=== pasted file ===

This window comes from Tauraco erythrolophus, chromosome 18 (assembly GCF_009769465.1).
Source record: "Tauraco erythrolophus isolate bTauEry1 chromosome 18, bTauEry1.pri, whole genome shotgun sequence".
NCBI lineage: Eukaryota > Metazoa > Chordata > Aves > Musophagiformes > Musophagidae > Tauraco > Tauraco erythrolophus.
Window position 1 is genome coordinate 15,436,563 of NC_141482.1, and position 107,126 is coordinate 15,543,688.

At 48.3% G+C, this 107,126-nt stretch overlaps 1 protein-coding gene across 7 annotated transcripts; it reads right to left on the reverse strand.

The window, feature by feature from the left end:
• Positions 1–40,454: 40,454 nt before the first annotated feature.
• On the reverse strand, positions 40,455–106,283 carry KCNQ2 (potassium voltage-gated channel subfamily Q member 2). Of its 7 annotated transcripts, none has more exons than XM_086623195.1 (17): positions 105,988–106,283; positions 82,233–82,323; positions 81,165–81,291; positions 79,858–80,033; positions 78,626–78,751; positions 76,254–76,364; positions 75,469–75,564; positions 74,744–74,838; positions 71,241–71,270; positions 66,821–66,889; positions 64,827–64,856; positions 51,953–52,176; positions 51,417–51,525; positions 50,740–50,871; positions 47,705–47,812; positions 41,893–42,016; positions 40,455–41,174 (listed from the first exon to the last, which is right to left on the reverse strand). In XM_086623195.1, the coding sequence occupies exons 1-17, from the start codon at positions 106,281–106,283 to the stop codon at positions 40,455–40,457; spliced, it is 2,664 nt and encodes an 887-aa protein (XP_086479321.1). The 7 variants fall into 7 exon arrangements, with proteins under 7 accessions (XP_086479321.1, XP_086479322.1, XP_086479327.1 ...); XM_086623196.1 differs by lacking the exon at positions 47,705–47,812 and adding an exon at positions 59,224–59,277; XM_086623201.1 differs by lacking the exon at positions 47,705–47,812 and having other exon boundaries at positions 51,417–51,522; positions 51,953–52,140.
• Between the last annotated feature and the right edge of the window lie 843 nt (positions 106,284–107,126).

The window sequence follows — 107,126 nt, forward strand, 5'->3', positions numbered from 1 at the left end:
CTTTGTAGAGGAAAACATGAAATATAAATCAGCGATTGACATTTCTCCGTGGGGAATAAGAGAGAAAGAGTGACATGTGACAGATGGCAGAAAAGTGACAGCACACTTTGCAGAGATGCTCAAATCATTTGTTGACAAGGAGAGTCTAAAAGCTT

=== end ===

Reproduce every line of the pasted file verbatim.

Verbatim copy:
This window comes from Tauraco erythrolophus, chromosome 18 (assembly GCF_009769465.1).
Source record: "Tauraco erythrolophus isolate bTauEry1 chromosome 18, bTauEry1.pri, whole genome shotgun sequence".
NCBI lineage: Eukaryota > Metazoa > Chordata > Aves > Musophagiformes > Musophagidae > Tauraco > Tauraco erythrolophus.
Window position 1 is genome coordinate 15,436,563 of NC_141482.1, and position 107,126 is coordinate 15,543,688.

At 48.3% G+C, this 107,126-nt stretch overlaps 1 protein-coding gene across 7 annotated transcripts; it reads right to left on the reverse strand.

The window, feature by feature from the left end:
• Positions 1–40,454: 40,454 nt before the first annotated feature.
• On the reverse strand, positions 40,455–106,283 carry KCNQ2 (potassium voltage-gated channel subfamily Q member 2). Of its 7 annotated transcripts, none has more exons than XM_086623195.1 (17): positions 105,988–106,283; positions 82,233–82,323; positions 81,165–81,291; positions 79,858–80,033; positions 78,626–78,751; positions 76,254–76,364; positions 75,469–75,564; positions 74,744–74,838; positions 71,241–71,270; positions 66,821–66,889; positions 64,827–64,856; positions 51,953–52,176; positions 51,417–51,525; positions 50,740–50,871; positions 47,705–47,812; positions 41,893–42,016; positions 40,455–41,174 (listed from the first exon to the last, which is right to left on the reverse strand). In XM_086623195.1, the coding sequence occupies exons 1-17, from the start codon at positions 106,281–106,283 to the stop codon at positions 40,455–40,457; spliced, it is 2,664 nt and encodes an 887-aa protein (XP_086479321.1). The 7 variants fall into 7 exon arrangements, with proteins under 7 accessions (XP_086479321.1, XP_086479322.1, XP_086479327.1 ...); XM_086623196.1 differs by lacking the exon at positions 47,705–47,812 and adding an exon at positions 59,224–59,277; XM_086623201.1 differs by lacking the exon at positions 47,705–47,812 and having other exon boundaries at positions 51,417–51,522; positions 51,953–52,140.
• Between the last annotated feature and the right edge of the window lie 843 nt (positions 106,284–107,126).

The window sequence follows — 107,126 nt, forward strand, 5'->3', positions numbered from 1 at the left end:
CTTTGTAGAGGAAAACATGAAATATAAATCAGCGATTGACATTTCTCCGTGGGGAATAAGAGAGAAAGAGTGACATGTGACAGATGGCAGAAAAGTGACAGCACACTTTGCAGAGATGCTCAAATCATTTGTTGACAAGGAGAGTCTAAAAGCTT